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How does equality start in the family?

Family relationships—the most intimate and fundamental of all human relationships-- are the foundation for power relations in our societies. Starting from birth, boys are told to be courageous, to take risks, and to be innovative; girls are told to focus their energies on matters within the home, to be submissive and not take up space, and to cede control of their decision-making power.

Discriminatory legislation and cultural practices reinforce this inequality. In the Global South, women face laws that determine their right to choose their partner, travel, hold a job, choose their place of residence, access their inheritance, or make decisions about their bodies and/or their children. In the Global North, they must contend with laws limiting reproductive rights, equal pay for equal work, maternity leave, and adequate childcare. Such legislation strips women of power within the family unit, limiting their opportunities and making them susceptible to violence and human rights violations.

The unequal status conferred upon women and girls within the confines of the family robs them of their agency, hindering their ability to reach their full potential in education, livelihood, and civic and political life. To create equality for women in all these spaces, we must begin with the family.

Why is this topic important and relevant in the world today?

WLP partners have been working to amend inequality in the family in their respective countries for years. They have led campaigns for change on issues most important to them, such as equal citizenship rights in Lebanon, honor crimes in Jordan, land rights in Morocco, and abortion rights in Brazil. By conducting research, raising awareness among the public and policymakers, and empowering women to be inclusive leaders, they have amplified the voices of women on the ground and identified grassroots priorities around family law reform.

Now, in our globalized society with increasing conflicts and various forms of social and economic crises, we believe more than ever in the necessity of an international movement to address inequality in the family and its repercussions in public spaces within societal institutions. Although the circumstances are specific to each cultural context, women and girls in all parts of the world face fundamentally similar challenges that stem from a lack of power, respect, and opportunity within the family unit. By leveraging the linkages among countries and building global solidarity, we can more effectively tackle these problems and transform our communities and societies.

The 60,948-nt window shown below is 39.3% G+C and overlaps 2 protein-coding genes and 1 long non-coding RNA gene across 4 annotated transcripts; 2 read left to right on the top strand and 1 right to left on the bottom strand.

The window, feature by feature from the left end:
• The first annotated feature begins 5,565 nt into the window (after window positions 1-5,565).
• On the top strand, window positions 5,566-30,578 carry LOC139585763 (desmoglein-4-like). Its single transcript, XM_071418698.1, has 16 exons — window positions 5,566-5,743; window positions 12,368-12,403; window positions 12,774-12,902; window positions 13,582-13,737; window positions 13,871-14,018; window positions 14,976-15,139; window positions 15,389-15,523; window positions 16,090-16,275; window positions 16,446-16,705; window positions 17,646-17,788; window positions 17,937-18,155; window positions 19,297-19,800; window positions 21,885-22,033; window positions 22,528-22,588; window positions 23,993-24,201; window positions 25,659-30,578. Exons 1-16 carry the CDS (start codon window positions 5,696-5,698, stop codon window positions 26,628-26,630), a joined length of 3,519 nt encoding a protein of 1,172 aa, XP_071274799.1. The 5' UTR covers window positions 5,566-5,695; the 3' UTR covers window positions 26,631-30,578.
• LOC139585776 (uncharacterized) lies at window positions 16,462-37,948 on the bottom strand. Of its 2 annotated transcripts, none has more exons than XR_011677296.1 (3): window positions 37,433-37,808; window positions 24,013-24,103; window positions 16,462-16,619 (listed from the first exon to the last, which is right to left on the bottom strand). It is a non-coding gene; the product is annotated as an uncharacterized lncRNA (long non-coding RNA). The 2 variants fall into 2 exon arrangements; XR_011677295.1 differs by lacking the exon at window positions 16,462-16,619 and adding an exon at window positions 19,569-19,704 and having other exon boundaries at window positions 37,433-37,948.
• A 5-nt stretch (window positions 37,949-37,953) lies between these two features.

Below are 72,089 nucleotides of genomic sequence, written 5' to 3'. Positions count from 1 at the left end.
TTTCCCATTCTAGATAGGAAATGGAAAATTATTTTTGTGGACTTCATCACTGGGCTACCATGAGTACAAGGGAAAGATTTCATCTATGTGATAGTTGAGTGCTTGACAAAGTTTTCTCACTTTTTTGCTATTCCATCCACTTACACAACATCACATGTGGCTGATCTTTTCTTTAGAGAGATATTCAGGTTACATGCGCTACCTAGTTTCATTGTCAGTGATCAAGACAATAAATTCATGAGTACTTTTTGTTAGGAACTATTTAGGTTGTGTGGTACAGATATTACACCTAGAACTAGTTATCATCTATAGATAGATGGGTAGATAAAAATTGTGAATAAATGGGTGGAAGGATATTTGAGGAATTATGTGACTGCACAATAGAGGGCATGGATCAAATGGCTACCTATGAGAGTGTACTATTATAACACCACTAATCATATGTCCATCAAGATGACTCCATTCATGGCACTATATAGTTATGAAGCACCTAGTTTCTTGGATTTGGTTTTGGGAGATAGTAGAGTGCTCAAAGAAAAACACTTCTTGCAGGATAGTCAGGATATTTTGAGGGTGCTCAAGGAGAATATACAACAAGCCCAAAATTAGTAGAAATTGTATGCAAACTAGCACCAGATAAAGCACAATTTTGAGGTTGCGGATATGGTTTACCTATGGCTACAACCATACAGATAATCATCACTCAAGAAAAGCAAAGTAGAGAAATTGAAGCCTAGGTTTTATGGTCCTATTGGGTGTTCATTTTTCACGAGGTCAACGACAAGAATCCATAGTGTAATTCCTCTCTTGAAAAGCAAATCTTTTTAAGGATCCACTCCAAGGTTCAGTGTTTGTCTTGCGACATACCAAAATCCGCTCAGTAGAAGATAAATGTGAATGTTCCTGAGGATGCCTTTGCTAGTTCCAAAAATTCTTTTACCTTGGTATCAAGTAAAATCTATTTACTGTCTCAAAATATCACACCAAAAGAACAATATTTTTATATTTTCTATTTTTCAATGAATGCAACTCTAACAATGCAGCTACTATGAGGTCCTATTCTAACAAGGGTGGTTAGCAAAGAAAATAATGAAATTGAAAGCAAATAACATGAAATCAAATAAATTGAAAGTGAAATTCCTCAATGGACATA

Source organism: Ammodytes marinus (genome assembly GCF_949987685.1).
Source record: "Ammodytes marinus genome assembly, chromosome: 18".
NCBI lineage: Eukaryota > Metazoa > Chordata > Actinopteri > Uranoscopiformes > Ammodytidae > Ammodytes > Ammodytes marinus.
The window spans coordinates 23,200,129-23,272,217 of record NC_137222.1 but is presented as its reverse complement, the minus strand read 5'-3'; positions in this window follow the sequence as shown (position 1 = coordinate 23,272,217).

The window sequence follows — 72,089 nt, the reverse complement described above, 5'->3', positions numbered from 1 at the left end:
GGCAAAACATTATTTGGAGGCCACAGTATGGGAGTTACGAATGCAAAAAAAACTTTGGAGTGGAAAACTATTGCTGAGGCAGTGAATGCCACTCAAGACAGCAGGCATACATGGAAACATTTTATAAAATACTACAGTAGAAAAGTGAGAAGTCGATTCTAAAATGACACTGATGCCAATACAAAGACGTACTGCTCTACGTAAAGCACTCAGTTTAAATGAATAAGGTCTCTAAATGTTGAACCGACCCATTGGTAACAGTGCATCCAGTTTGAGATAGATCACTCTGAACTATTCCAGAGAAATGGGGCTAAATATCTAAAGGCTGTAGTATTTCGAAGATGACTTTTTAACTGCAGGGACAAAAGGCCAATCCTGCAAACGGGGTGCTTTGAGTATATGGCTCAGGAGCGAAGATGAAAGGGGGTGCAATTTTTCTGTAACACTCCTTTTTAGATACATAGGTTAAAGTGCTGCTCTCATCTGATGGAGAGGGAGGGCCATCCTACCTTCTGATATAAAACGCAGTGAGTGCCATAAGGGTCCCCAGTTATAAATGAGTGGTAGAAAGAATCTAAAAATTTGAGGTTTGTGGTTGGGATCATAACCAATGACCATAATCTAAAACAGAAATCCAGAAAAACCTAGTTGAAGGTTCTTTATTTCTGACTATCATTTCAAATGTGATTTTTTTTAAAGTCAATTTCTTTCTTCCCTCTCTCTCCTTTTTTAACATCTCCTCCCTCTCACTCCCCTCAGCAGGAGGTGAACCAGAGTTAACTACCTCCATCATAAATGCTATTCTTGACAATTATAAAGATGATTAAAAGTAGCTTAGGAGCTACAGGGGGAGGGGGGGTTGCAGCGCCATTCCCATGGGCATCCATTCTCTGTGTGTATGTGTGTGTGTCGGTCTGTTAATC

What does the research say about inequality in the family in different countries?

WLP conducted extensive research on the topic of discriminatory family laws and feminist advocacy to reform them. Eight country case studies from Brazil, India, Iran, Lebanon, Nigeria, Palestine, Turkey, and Senegal examined diverse approaches to activism. Essays and expert interviews from women leaders in Jordan, Egypt, and Morocco provided additional contextual analyses and firsthand accounts of successful advocacy campaigns. Some of the main conclusions from WLP’s research effort include:

• Family laws, whether stemming from religious or secular justifications, are social and political constructs that can be changed.

• Because the reactions, obstacles, and outcomes to changes in family laws are unpredictable, it’s important for advocates to monitor and evaluate these developments.

• Advocacy campaigns should reflect the cultural, social, and political environments in which they are being conducted. They should adopt a multi-pronged approach: building coalitions, finding allies from different stakeholder groups, and influencing public opinion.

• Building coalitions among diverse women’s groups, as well as with other civil society groups, will provide greater legitimacy to women’s demands. These coalitions should seek allies within and outside the state in order to be most effective.

• By connecting with women’s organizations outside of their countries and engaging in transnational networking around common issues, women’s groups can shape an international policy environment friendly to family law reform. This in turn will likely influence national policy debates, putting pressure on national lawmakers to consider reform.

What is WLP’s strategy for change on the global level?

With their collective experience, WLP partners and their allies are initiating a campaign to pave the way for reform. The Equality Starts in the Family campaign will advocate for gender equality within and outside the home so that women and girls are afforded equal rights and opportunities in all walks of life.

The campaign is designed on the premise that any solution to gender discrimination has to address both legislation and cultural understandings for change to be implemented. As such, the campaign focuses on both reforming discriminatory family laws that are the foundation of the unequal status of women and girls in the family, and changing the culturally determined structures, roles, and beliefs that perpetuate gender discrimination.

Together with activists, scholars, policymakers, INGOs, grassroots organizations, and concerned individuals, WLP will produce and distribute tools for advocacy; conduct culturally-contextualized workshops on advocacy in this area; raise awareness among the public and policymakers on the ways in which discriminatory family laws perpetuate violence and inequality; and raise the visibility of the activists working to reform such laws.